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Common BAS mistakes made by small business owners

If you’re a business that’s registered (or required to be registered) for GST and PAYG withholding, you must prepare a periodic business activity statement (BAS) in order to meet your tax obligations.

The single-transaction BAS form is used to summarise the amounts of GST payable and receivable by you for a certain period, as well as a number of other taxes:

  • Goods and services tax (GST).
  • Pay as you go (PAYG) income tax instalment.
  • Pay as you go (PAYG) tax withheld.
  • Fringe benefits tax (FBT) instalment.
  • Luxury car tax (LCT).
  • Wine equalisation tax (WET).
  • Fuel tax credits.

MISTAKE: Missing or avoiding deadlines

How to avoid it

You’ll need to lodge a BAS either monthly or quarterly at the following intervals:

  • Monthly: 21st day of every month for the most recent month.
  • Quarterly: 28th of October, February, April, and July.
  • You’re required to lodge your annual GST return and pay the amounts owing by the date shown on the front of the return (the date of payment will be the same date that your income tax return is due to be lodged) If you are not required to lodge an income tax return, the due date for these payments will be 28 February.

Failure to lodge penalties range from $110 to $550 for each 28-day period.

What to do in future

Use a cloud-based calendar with reminders to diarise your BAS time. Add it into your operating rhythm and block out time to complete it. That way everyone in the office knows not to disturb you on, for example, the last Monday morning of each month.

MISTAKE: Lodged with incorrect information

How to avoid it

Keep your accounts up to date on an ongoing basis to avoid making BAS time stressful, and own up to a mistake as soon as you become aware of it.

If it’s a genuine error, you might have to pay interest on the underpaid tax (or receive a credit if you’ve overpaid). But if the ATO thinks you were careless or deliberately ignored the law, you will be charged penalty interest (in excess of 9%) calculated on the shortfall.

What to do in future

Using online accounting software like MYOB or Xero should make managing your entire accounting process easier. If you want to DIY, keep a comprehensive and up-to-date database of your finances, and utilise Prospa’s smart tools to help you reconcile your accounts.

MISTAKE: Putting the wrong information in the wrong places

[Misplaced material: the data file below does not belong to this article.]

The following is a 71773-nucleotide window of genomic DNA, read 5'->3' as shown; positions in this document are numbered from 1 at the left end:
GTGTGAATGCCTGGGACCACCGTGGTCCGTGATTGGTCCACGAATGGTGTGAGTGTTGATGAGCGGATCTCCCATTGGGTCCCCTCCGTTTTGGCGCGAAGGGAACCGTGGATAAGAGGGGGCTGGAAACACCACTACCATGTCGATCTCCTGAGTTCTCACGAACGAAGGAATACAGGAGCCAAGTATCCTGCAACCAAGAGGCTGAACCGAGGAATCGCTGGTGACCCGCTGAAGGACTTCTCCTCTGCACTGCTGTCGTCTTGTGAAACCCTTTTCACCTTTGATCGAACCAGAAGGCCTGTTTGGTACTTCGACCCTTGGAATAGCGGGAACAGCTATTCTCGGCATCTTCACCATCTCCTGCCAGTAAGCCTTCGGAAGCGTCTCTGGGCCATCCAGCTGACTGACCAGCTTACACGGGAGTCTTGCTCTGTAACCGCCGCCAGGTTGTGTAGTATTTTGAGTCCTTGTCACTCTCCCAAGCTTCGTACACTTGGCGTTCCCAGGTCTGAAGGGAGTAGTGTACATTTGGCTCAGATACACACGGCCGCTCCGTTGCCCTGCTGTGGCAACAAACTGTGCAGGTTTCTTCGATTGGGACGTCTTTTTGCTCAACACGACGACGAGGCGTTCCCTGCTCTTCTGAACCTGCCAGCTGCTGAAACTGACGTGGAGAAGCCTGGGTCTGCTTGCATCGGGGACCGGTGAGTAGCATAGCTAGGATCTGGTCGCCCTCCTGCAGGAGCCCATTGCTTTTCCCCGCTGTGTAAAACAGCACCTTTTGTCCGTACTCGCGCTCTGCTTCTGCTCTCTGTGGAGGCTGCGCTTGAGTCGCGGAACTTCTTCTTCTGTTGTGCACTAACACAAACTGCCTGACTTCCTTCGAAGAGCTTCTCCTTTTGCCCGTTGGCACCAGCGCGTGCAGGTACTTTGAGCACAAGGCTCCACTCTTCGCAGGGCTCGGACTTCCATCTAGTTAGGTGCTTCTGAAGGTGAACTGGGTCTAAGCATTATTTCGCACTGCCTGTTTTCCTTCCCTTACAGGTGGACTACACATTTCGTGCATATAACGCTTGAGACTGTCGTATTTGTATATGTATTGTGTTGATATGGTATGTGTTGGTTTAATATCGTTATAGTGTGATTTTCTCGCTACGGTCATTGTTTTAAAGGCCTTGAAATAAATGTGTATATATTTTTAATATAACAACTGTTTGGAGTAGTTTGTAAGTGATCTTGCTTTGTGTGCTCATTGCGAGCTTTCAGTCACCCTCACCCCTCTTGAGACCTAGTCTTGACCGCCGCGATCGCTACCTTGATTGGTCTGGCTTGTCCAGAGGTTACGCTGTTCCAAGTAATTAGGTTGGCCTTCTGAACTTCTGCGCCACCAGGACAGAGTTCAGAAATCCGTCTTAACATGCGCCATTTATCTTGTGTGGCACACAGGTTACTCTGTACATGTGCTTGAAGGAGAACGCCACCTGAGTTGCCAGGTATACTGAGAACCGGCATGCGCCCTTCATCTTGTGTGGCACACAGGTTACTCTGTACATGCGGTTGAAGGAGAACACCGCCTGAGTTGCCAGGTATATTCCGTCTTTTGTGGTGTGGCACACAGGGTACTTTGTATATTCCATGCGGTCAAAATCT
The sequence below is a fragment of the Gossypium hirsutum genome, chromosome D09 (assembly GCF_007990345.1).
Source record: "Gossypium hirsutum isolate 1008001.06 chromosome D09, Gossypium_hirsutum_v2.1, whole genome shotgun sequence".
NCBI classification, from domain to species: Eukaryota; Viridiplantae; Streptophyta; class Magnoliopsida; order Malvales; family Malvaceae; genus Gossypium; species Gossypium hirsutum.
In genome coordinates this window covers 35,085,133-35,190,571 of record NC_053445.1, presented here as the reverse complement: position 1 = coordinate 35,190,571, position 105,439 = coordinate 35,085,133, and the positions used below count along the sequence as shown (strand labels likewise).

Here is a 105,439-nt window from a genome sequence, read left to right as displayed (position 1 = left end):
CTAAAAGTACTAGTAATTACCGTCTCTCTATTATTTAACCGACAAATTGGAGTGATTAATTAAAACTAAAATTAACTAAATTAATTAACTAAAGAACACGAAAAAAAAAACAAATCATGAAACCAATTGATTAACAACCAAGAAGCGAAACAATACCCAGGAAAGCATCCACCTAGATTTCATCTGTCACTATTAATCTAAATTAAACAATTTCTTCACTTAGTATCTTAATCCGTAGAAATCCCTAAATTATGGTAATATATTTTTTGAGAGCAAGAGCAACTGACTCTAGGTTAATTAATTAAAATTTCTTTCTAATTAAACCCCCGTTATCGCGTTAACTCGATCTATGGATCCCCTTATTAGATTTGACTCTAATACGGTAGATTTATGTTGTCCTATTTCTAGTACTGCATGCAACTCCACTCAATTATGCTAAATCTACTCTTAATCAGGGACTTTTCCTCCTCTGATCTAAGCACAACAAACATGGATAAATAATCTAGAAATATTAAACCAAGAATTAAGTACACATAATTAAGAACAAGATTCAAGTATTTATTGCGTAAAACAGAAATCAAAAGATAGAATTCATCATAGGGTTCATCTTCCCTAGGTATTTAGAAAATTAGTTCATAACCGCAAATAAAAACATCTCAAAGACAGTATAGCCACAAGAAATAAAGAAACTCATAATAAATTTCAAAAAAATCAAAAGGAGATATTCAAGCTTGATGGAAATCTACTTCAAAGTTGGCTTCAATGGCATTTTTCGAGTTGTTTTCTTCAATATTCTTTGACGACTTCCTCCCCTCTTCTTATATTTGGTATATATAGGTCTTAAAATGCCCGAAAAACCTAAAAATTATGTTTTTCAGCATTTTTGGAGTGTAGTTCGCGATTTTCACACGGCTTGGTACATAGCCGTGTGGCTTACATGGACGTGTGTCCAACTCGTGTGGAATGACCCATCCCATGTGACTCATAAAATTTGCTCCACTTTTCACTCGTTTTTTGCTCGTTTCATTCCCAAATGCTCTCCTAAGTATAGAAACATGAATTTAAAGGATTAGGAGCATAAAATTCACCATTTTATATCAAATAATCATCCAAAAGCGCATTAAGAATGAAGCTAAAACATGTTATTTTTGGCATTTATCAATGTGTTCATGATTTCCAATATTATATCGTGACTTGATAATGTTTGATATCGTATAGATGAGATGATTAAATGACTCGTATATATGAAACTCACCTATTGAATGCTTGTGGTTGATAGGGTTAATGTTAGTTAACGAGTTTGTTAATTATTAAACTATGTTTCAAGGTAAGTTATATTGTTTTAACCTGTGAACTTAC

How to avoid it

Messing up your accounts can get… messy. Two of the most common lodging errors are:

Incorrect Correct
Putting wages and superannuation contributions as purchases at G11. Wages must be reported as wages at W1. Superannuation contributions are not reported.
Not including cash taken from the till to pay for purchases. Include all cash payments made out of the till for purchases in section G1.

What to do in future

Put together a brief procedure document highlighting where to enter the information for ease of reference.

MISTAKE: Including dollars and cents

How to avoid it

Round up (≥$.50) or down (≤$0.49) to whole dollars when completing your statement.

What to do in future

Do not use cents, decimal points, commas, $ symbols or words like nil and n/a, as they can cause adding errors. Formulate cells in your spreadsheet to only use rounded dollar figures.

Looking for more ways to manage your bottom line? Talk to Australia’s leading online lender for small business on 1300 882 867 or apply online for a small business loan with Prospa.


The information in this post is provided for general information only and does not take into account your personal situation. You should consider whether the information is appropriate to your needs, and where appropriate, seek professional advice from financial, legal and taxation advisors. Although every effort has been made to verify the accuracy of the information as at the date of publication, Prospa, its officers, employees and agents disclaim all liability (except for any liability which by law cannot be excluded), for any error, inaccuracy, or omission from the information for any reason, including due to the passage of time, or any loss or damage suffered by any person directly or indirectly through relying on this information.

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